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Starting this week, utility work and other construction activity will eliminate some parking spaces along First Street



Installation started along First Street this week of water and gas utilities for The Windward, forcing the closure of the diagonal parking spaces between A Avenue and Evergreen Road.

The project's construction fencing will enclose the parking spots through the end of November, project officials say. This week, the work on First Street was expected to take place during regular business hours. From Aug. 7-15, crews will switch to night hours, with that work planned from 10 p.m.-7 a.m. Flaggers will be onsite to direct traffic.

The utility work is just the latest piece of a project that has been underway since late 2015. When it is completed, the mixed-use development will include 200 residential units, almost 43,000 square feet of commercial space and parking for 430 cars, of which 135 spaces will be for public parking.

Crews now are adding roofing, shingles, siding and brickwork to the exterior of The Windward; scaffolding will be added in some places and removed in others as that work continues. Pedestrian walkways also are taking shape, with planter forming and pouring planned this week. Inside, mechanical, electrical and plumbing work continues. Walls, ceilings, floors, countertops and vanities are being installed in at least one of the buildings, and some appliances are being delivered.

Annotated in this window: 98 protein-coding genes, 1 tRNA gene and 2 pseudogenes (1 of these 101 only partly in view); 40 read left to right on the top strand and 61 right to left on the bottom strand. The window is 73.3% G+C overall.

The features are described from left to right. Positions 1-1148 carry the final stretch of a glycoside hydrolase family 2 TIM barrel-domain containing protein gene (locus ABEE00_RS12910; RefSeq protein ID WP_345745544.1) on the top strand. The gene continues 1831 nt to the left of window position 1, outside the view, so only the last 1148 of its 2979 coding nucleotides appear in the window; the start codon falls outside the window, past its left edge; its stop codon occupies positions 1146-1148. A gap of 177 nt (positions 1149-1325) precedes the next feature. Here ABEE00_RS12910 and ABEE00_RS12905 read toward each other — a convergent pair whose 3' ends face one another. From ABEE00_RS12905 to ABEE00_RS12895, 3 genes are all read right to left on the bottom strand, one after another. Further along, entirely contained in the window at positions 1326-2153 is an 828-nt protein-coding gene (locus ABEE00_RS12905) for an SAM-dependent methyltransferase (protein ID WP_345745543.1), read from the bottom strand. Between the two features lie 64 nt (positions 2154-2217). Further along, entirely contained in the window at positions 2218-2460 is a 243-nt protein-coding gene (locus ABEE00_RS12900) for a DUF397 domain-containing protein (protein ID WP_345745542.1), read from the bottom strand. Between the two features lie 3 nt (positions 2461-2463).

Because of what seemed like a nonstop series of winter storms, developer Patrick Kessi says he now expects the project's first residents to begin moving into their new abodes in the first quarter of 2018. Although pricing information has not yet been released, Kessi says that a waiting list for the apartments contains more than 500 names. (Watch for leasing information at www.livethewindward.com.)

Since construction began, The Review has been using drone photography to produce a visual record of the Wizer Block's transformation from 1950s-era shopping center to a mixed-use development with homes, offices and shops. These images were taken July 28.

The Review will return monthly to the Wizer Block to record the project's progress. Watch for the images on facebook.com/LakeOswegoReview, at lakeoswegoreview.com and in the pages of the newspaper.

— The Review

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